How much of a threat is the Islamic State to Taliban’s authority in Afghanistan? The whole world witnessed 180 people killed in an IS terrorist attack at the Kabul Airport in late August. We saw with our own eyes remains of people being cleaned up next to a blown-up minivan when we visited Kabul.
Daesh (how Islamic State is known in the Arab world – J. P.) does not have the capacity to fight the Islamic Emirate. They are weak and we do not perceive them as a serious threat to us or the country. They will soon be liquidated. They will not be given the chance to use Afghanistan to attack any other country. As you know, there were a lot of groups during the [American] invasion that were trained to sow uncertainty in society and nurtured under the umbrella of the Islamic government (referring to the previous authority in Afghanistan – J. P.).
All were found and destroyed when the Islamic Emirate arrived. Their back is broken and they no longer pose a serious threat. Yes, there are [IED] explosions, while the threat they pose is minimal. I am convinced it will also be dealt with.
Are you willing to assure the public that the Taliban will not allow the Islamic State or anyone else to use Afghanistan to stage terrorist attacks like happened in 2001?
The Islamic Emirate has never broken its promises. We signed a landmark agreement in Doha that clearly states that the territory of Afghanistan will not be used against anyone. We keep our promises.
How would you explain the Taliban’s success in forcing the Americans to leave and the previous authority to escape in such a short time?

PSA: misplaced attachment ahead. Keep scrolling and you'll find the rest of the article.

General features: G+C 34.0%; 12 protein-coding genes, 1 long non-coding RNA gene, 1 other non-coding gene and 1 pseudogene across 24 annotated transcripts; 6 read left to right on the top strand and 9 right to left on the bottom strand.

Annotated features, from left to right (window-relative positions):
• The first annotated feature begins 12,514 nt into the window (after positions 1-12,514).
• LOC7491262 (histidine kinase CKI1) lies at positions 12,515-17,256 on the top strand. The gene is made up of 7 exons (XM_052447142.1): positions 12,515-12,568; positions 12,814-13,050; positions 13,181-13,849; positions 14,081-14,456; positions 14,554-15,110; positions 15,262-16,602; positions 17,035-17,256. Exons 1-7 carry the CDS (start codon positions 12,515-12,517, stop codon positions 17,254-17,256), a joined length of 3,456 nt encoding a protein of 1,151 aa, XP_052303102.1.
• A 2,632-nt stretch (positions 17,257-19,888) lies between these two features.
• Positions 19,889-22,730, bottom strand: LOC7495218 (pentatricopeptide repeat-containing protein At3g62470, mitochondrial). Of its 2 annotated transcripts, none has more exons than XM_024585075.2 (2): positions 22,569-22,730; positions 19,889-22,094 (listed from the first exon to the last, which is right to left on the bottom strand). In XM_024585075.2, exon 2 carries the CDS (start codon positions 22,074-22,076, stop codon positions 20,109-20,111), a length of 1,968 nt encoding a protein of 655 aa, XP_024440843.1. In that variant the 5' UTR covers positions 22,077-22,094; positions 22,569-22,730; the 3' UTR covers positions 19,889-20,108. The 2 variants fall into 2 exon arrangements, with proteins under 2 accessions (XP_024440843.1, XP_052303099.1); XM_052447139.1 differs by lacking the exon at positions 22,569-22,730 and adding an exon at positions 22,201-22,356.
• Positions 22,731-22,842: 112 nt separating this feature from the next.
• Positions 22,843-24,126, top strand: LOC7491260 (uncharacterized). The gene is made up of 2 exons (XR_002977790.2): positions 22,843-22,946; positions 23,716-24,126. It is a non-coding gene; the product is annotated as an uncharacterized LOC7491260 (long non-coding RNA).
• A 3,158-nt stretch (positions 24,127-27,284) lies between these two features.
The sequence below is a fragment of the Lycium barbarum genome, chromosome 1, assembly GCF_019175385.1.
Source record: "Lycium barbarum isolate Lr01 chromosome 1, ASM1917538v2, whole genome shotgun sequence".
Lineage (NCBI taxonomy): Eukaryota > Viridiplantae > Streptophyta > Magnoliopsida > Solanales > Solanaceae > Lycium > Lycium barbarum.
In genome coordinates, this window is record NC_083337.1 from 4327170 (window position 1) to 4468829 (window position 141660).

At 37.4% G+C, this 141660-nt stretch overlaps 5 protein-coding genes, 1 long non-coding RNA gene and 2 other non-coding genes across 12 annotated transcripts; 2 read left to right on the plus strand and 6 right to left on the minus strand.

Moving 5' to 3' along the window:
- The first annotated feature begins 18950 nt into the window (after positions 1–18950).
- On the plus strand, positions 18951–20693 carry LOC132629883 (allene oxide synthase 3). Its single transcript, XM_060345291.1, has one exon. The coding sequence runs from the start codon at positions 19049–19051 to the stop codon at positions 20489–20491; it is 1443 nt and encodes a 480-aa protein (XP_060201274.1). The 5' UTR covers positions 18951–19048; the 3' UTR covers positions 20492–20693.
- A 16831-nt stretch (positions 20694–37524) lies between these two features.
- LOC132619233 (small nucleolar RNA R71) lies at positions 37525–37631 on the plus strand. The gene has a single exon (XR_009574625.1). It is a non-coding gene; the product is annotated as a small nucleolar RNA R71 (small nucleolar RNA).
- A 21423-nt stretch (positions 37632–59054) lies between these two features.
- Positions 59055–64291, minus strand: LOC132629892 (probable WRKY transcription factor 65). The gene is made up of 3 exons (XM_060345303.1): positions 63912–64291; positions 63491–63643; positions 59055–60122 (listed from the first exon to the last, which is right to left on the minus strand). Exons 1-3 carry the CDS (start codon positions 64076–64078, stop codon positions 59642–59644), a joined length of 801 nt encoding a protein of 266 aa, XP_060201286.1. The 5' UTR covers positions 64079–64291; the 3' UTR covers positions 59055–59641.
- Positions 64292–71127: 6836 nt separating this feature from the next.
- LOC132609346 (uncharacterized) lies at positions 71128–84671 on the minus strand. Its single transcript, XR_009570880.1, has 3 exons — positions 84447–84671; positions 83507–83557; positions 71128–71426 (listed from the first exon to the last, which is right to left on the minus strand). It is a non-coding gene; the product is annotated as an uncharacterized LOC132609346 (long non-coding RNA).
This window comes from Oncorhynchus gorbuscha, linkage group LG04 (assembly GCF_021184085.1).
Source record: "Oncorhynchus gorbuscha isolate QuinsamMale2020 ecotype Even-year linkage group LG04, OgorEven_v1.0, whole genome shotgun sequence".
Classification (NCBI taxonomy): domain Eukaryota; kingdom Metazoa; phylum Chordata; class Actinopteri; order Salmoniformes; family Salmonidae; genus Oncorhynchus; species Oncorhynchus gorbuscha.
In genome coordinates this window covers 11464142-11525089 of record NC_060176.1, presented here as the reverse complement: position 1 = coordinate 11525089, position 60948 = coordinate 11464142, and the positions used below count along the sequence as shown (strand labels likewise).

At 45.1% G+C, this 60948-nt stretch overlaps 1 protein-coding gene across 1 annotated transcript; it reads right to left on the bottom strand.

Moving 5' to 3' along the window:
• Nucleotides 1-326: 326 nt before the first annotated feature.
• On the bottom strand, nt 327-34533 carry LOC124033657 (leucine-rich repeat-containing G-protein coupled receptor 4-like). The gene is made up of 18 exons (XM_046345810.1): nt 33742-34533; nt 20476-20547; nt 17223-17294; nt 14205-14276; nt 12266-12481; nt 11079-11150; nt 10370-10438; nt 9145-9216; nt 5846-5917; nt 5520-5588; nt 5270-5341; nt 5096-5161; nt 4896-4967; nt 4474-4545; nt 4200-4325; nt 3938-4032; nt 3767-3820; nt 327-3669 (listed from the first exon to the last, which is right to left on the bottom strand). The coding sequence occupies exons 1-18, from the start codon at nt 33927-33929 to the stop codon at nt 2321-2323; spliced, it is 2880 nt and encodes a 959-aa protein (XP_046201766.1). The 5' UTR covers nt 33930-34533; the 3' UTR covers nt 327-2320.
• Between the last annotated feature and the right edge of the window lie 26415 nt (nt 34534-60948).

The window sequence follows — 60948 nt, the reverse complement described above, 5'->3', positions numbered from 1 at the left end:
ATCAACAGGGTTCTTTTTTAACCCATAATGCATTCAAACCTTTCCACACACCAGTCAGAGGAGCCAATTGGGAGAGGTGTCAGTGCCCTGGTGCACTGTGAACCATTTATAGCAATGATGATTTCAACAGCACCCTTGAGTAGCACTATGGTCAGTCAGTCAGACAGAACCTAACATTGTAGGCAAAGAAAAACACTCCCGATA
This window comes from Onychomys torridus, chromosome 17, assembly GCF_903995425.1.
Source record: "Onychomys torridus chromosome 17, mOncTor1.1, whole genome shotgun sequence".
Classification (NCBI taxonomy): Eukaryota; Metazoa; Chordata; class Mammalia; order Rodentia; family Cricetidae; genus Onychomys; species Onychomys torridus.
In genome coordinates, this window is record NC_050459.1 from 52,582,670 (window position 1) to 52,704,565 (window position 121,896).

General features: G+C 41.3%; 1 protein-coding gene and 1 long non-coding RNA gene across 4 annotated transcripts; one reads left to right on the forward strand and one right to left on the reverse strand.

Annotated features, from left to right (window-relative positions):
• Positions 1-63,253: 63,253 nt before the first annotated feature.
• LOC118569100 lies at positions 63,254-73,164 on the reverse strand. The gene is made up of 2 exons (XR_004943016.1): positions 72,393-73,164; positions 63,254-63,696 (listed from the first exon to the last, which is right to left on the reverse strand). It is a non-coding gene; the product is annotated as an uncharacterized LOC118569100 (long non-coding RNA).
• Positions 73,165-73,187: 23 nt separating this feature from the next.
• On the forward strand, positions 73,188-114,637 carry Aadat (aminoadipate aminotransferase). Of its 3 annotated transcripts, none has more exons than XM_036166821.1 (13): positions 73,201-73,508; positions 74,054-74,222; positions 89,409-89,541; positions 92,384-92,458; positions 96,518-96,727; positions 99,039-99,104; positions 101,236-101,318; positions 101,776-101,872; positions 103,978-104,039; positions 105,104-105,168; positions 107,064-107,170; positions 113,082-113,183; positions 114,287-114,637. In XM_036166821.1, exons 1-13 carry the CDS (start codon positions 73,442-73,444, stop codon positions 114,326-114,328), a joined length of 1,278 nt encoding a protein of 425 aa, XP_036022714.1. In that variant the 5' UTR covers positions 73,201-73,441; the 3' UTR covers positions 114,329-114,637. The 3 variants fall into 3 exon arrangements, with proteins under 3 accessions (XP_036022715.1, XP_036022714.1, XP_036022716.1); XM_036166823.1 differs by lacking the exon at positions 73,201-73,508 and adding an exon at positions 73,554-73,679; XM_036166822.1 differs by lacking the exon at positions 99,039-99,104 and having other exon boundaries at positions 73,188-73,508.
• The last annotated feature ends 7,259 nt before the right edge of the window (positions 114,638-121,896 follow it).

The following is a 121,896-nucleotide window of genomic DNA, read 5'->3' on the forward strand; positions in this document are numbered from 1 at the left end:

The Islamic Emirate defeated USA and NATO simply because we had the support of the people. The Islamic Emirate has always been portrayed as the bad guys, while we were only fighting for independence and to put an end to the invasion. USA invaded Afghanistan without proper cause and contrary to international law. They could not produce any document to prove the Islamic Emirate had operated against someone. Unfortunately, the West does not understand the Islamic Emirate’s policy. We differ from all other Islamic groups, such as Al-Qaeda and Daesh and have no ties to them.
Is the Taliban today any different from the Taliban that ruled 20-25 years ago and if so, then how?
Our convictions, politics and thinking have not changed. The only change is that we have gained a lot of experience. We have matured in terms of ties to the rest of the world and diplomacy. These changes happen naturally as one becomes more experienced.
You adopted a very hard line toward women when the Taliban was last in power. Today, we can see women walking the streets with their faces uncovered and allowed to hold certain jobs. Whence this change in attitudes and is the Taliban planning on giving women other rights moving forward?
I cannot agree with your claim as the previous regime was not given enough time to create the conditions necessary for women to work. The Islamic Emirate is trying to find a better, safer system for women, just as it was during the previous regime’s time.
Security of women is understood in the sense of Islamic law, such as separate classes in educational institutions and separate offices in ministries.
We need financial assistance to construct separate buildings for them. We currently have 133 such higher education institutions in ten provinces – in Herat and Mazar-i-Sharif – and are working toward reopening the rest of our schools and universities.